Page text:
A collaborative home-based palliative care service for patients with advanced congestive heart failure (CHF) could increase their chances of dying in their place of choice, show UK study results.
Furthermore, the service resulted in reduced inpatient admission rates, report the researchers.
The findings revealed lower overall expenditure among CHF patients who took part in the "Better Together" (BT) pilot study compared with their counterparts who did not (controls), with cost savings made in one case.
The collaborative team providing care under the pilot initiative included British Heart Foundation heart failure specialist nurses, Marie Curie Cancer Care nurses, and Marie Curie Cancer Care healthcare assistants who worked alongside cardiologists, "care of the elderly" consultants, district nurses, and general practitioners.
The approach was designed to "help identify and manage those who remain symptomatic and unstable despite optimal treatment," explain Jill Pattenden (University of York) and colleagues in BMJ Supportive and Palliative Care.
In all, 49 CHF patients from Bradford in the UK and 31 similar patients from Poole in the UK, all judged to be in their last year of life, received BT care at home between 2006 and 2008. Outcomes and costs were compared with 76 control CHF patients treated before the intervention was introduced.
Over two-thirds of patients receiving BT care died in their preferred place of care (home, hospice), at 70% in Bradford and 77% in Poole, note Pattenden et al. Corresponding figures for control patients were unavailable.
Also, fewer patients receiving BT care were admitted to hospital, compared with controls, with a 27.1% difference among patients in Bradford and a 17.7% difference among those in Poole. Only the former difference was statistically significant.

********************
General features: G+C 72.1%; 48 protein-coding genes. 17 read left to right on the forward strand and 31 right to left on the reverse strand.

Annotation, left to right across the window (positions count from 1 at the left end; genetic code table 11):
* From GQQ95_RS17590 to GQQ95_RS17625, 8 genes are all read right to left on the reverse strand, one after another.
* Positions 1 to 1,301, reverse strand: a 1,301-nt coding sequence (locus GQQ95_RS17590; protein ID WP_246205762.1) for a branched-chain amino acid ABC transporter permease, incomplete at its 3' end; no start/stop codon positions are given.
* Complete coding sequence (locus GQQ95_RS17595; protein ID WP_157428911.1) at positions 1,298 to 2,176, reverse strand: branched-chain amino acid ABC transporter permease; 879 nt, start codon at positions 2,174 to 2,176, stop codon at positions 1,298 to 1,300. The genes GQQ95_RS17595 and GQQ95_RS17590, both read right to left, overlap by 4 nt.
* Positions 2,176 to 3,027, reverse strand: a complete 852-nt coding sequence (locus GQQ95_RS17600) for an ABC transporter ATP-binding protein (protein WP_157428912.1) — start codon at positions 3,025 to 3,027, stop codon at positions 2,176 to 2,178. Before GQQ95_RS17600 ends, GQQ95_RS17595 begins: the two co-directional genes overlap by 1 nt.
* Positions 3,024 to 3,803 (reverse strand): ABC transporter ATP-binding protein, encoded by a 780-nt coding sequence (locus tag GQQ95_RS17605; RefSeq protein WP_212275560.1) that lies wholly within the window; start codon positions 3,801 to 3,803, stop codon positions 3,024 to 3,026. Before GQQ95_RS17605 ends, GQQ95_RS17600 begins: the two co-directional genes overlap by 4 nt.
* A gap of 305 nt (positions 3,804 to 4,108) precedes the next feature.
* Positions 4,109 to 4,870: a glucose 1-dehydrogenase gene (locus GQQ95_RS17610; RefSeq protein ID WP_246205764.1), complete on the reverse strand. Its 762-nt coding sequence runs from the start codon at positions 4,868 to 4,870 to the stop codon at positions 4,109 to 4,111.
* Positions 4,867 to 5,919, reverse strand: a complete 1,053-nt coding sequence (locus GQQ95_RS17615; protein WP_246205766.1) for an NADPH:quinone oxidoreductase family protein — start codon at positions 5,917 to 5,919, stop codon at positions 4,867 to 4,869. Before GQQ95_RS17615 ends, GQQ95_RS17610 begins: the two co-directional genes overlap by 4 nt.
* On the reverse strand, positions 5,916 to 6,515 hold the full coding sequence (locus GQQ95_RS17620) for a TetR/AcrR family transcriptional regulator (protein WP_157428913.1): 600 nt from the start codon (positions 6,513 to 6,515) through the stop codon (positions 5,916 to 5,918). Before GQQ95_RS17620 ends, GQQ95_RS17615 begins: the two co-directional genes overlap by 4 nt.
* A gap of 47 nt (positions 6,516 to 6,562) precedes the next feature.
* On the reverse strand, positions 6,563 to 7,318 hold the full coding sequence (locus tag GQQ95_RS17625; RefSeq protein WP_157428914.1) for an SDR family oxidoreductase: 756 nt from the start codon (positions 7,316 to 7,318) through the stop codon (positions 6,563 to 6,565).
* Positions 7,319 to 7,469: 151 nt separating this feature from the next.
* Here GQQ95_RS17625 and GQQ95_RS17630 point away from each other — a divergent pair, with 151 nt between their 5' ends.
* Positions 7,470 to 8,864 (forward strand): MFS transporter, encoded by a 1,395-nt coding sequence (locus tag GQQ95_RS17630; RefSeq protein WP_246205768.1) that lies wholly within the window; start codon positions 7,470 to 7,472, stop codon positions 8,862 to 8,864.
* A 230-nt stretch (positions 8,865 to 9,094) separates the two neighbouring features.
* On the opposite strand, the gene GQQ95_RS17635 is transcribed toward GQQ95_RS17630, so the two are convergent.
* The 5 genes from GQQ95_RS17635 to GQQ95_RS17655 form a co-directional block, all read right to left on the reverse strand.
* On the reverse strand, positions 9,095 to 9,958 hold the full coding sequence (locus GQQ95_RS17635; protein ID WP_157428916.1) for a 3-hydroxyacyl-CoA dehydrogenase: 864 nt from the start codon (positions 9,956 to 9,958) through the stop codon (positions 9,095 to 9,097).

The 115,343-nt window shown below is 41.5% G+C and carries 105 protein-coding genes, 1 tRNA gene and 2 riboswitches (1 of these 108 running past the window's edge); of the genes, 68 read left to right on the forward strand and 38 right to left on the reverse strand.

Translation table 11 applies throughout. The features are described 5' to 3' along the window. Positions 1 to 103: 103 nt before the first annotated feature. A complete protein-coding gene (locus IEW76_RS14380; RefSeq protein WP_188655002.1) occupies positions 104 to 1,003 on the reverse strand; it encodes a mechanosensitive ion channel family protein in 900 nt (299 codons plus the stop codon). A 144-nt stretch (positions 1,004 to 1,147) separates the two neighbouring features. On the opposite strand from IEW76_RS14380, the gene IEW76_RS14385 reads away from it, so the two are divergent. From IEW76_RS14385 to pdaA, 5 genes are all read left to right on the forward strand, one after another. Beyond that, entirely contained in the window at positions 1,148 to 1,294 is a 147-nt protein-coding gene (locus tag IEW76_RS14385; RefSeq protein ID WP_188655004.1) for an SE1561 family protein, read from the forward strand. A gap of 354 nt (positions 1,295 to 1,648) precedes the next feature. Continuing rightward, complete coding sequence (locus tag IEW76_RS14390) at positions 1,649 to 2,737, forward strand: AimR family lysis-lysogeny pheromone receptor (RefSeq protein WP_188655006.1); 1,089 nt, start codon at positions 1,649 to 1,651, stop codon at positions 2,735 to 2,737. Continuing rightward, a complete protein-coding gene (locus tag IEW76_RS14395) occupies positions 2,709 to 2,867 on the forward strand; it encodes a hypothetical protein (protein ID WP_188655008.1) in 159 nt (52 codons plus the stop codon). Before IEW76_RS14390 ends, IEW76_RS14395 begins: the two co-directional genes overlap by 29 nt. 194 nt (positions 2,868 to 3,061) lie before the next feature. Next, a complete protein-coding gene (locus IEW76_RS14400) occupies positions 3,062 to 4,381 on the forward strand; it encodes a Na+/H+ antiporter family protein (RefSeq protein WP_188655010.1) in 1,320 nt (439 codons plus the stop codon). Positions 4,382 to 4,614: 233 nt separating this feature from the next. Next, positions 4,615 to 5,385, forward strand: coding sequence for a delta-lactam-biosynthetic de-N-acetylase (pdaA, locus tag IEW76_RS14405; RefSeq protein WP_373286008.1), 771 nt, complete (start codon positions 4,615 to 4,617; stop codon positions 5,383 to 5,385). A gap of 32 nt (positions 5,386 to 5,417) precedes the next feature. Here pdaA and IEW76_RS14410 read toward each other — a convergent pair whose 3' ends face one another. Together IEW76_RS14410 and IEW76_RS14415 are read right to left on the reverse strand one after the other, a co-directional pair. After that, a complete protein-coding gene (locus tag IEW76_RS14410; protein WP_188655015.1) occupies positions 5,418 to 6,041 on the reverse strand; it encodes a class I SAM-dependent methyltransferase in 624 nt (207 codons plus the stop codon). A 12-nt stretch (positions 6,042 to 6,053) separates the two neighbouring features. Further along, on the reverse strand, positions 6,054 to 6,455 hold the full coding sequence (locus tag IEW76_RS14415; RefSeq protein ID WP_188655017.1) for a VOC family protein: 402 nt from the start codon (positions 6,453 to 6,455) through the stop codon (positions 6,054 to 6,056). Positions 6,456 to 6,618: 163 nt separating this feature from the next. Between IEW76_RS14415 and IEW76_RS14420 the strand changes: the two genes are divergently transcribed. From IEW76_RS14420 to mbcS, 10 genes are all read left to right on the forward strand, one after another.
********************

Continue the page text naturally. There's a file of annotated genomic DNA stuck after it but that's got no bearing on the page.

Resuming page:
Mean costs of care per patient were higher at both sites for control compared with intervention patients, with a difference of £1190 (US$ 1857; € 1382) in Bradford and £850 ($ 1326; € 987) in Poole. Again, the difference was only significant in the Bradford data.
Overall, the cost of averting a hospital admission for heart failure as a result of BT care among patients in Bradford was £1529 ($ 2386; € 1775), while in Poole there was a net average cost-saving of £561 ($ 875; € 651) per admission averted.
"The BT intervention shows potential for both reducing NHS [National Health Service] costs and delivering benefits to patients," write the authors.
"While the findings are not sufficiently robust to support implementation of the intervention into routine care, there is a case for undertaking a more rigorous evaluation… to confirm or refute these findings," they conclude.
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